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  • Comments are not for extended discussion; this conversation has been moved to chat because it is detracting a bit from the answer. Please feel free to continue the discussion there.
    – ColleenV
    Jun 22, 2017 at 16:19
  • The parts about the words' pronunciation relating to social class are US-specific. In British English, pronouncing words of French origin in a more French way (for instance, putting stress on the last syllable of bidet or fiancé) is fairly unusual, sounds Americanised, and certainly doesn't correlate with social class. Alan Ross' "U and non-U" illustrated that Anglo-Saxon words and phonology are, if anything, perceived as "posher" than Latinate or French. May 24, 2021 at 9:44
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It is pronounced the same, at least in french. As stated before, the accent does not stress the syllable but indicates a variation pronouncing the "e". The additional e makes it no longer for the female fiancée. You would, in french, make the difference by the particle: le , la , mon, ma etc...

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    Nope, in French, they're not pronounced the same: the male version is more cut at the end and the female version has a final syllable that pronounced slightly longer as if you wanted to pronounce the final unaccentuated 'e'. You may not hear it when the words are said without context, but in sentences, it's rather clear for native speakers. Jun 22, 2017 at 12:58
  • @OlivierGrégoire: Doesn't it depend on the accent? I know that Belgian French is supposed to have retained vowel length contrasts, but I was taught that in many other regions such contrasts have been completely lost.
    – sumelic
    Jul 3, 2018 at 22:07
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Both "fiance" (a man who is engaged to be married) and "fiancee" (a woman who is engaged to be married) are pronounced as [fɪ'ɑːn(t)seɪ] or [fiˈɒn.seɪ] in Br.E (mostly) and [fiː.ɑːnˈseɪ] or [fɪ'ɔn-] in Am.E. (mostly). I consulted the Abbyy Lingvo dictionaries and Cambridge, Oxford and Collin's dictionaries.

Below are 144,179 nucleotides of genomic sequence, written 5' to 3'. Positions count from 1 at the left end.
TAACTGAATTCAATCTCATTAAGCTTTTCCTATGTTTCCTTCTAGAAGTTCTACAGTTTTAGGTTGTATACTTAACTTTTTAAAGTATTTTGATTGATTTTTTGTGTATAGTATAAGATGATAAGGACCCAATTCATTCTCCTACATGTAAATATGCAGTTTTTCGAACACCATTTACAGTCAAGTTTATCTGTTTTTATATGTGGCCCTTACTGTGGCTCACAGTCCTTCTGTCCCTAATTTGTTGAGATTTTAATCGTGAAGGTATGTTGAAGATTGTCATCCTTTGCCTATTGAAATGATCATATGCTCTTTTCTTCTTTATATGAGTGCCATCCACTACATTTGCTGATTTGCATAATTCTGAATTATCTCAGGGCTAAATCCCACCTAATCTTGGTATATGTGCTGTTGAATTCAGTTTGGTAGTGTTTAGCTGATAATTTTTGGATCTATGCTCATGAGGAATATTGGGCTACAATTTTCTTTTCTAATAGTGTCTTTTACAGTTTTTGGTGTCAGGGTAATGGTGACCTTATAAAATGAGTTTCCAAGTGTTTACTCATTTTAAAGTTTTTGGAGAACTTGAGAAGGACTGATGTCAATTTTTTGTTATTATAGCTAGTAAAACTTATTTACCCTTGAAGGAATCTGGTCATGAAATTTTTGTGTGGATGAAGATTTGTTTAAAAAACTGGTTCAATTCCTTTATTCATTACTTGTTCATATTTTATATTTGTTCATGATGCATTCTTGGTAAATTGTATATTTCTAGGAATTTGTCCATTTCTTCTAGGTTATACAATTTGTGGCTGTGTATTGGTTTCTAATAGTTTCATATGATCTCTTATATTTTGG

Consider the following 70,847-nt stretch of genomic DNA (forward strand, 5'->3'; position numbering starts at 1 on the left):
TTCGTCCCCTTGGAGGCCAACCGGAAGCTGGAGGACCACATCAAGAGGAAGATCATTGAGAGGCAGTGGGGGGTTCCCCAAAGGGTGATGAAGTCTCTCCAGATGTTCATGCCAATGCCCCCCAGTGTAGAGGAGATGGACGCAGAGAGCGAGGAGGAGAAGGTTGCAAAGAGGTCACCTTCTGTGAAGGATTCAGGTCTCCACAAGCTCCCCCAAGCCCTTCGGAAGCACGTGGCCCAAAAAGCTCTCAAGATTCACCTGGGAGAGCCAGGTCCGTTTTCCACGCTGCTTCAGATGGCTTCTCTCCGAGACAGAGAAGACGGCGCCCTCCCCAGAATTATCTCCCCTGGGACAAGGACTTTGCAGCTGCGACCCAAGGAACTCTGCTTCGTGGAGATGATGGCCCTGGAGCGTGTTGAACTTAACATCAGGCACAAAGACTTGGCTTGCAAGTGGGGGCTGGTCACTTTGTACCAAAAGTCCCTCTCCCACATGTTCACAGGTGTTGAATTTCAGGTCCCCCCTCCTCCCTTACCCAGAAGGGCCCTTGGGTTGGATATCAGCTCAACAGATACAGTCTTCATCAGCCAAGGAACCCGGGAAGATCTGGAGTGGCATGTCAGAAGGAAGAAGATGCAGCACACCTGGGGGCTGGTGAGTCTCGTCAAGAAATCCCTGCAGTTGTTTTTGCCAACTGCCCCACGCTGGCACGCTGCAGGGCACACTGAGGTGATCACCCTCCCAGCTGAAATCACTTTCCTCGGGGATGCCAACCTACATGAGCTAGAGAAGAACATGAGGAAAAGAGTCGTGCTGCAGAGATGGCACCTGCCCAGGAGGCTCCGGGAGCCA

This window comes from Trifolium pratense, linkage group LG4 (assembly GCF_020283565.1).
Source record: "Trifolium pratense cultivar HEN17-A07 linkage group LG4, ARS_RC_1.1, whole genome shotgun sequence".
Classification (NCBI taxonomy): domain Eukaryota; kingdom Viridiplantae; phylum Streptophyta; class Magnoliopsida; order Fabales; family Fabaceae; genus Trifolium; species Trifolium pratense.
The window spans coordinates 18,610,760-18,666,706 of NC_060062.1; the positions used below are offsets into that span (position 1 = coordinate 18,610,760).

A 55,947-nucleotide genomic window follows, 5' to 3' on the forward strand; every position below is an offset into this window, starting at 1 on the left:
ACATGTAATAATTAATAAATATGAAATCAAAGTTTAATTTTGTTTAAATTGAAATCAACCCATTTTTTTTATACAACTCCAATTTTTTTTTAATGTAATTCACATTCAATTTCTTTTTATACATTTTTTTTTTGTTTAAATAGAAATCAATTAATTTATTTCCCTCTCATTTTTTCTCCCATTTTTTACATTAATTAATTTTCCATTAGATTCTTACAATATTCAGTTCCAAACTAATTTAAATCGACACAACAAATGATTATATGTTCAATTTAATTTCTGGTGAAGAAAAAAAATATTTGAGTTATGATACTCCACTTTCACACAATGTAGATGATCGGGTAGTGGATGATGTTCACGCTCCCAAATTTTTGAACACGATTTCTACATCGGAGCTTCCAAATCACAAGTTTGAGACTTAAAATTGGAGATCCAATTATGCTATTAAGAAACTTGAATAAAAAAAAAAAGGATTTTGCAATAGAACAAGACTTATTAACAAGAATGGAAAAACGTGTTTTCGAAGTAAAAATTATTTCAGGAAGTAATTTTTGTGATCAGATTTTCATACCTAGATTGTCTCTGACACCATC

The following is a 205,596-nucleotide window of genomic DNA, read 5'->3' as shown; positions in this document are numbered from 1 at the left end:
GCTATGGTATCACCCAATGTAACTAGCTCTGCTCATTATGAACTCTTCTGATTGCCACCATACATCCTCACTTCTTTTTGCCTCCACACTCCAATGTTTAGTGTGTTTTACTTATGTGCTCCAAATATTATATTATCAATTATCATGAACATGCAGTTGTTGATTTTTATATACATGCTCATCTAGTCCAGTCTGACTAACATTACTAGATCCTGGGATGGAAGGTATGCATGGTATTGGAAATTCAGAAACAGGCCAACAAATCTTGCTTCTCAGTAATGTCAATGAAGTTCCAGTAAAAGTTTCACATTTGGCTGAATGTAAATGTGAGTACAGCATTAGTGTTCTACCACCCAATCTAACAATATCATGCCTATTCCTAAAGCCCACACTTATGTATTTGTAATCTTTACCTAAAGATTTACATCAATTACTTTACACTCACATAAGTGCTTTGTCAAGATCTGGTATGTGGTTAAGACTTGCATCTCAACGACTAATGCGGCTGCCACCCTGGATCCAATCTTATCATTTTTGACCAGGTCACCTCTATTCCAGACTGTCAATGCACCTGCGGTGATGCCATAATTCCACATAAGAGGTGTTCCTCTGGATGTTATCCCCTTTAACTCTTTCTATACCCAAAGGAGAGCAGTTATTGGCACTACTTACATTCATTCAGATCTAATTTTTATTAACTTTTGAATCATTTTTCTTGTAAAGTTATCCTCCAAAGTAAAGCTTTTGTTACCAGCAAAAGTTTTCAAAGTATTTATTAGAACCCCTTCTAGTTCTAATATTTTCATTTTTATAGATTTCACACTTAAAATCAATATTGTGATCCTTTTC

The synonym is:

  • betrothed (the person to whom one is engaged) for both fiance and fiancee.

Also "wife-to-be" for fiancee and "husband-to-be" for fiance.

If it's associated with a wedding then these words can be synonymous too:

  • bridegroom (a man who is about to get married or has just got married) for fiance.
  • bride (a woman who is about to get married or has just got married) for fiancee.
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    Bride and bridegroom are usually associated with a wedding and not necessarily during the engagement period.
    – Peter
    Jun 21, 2017 at 14:47
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    Bride and bridegroom are not synomyms for fiancee and fiance. Bride and bridegroom are the two roles at the wedding ceremony itself. Jun 21, 2017 at 17:26
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    I'm terrible at IPA, but [fɪ'ɔn-] doesn't look like a correct description of the American pronunciation. Is it meant to represent an alternative pronunciation for the middle syllable only? But in that case, why repeat the first syllable but not the third?
    – Martha
    Jun 21, 2017 at 18:25
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    @Martha The third syllable is omitted to save space in dictionaries because it's the same in both transcriptions. The second syllable differs, so it can't be omitted. This convention is used in pronunciation dictionaries like the LPD. I think that on SE, though, since we don't have that sort of space constraint, we should probably write out the full transcriptions each time to avoid any potential confusion.
    – user230
    Jun 21, 2017 at 19:11
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    As an American, I'd be very surprised to hear /ɔ/ instead of /ɑ/ in "fiance(e)".
    – Joe
    Jun 21, 2017 at 23:11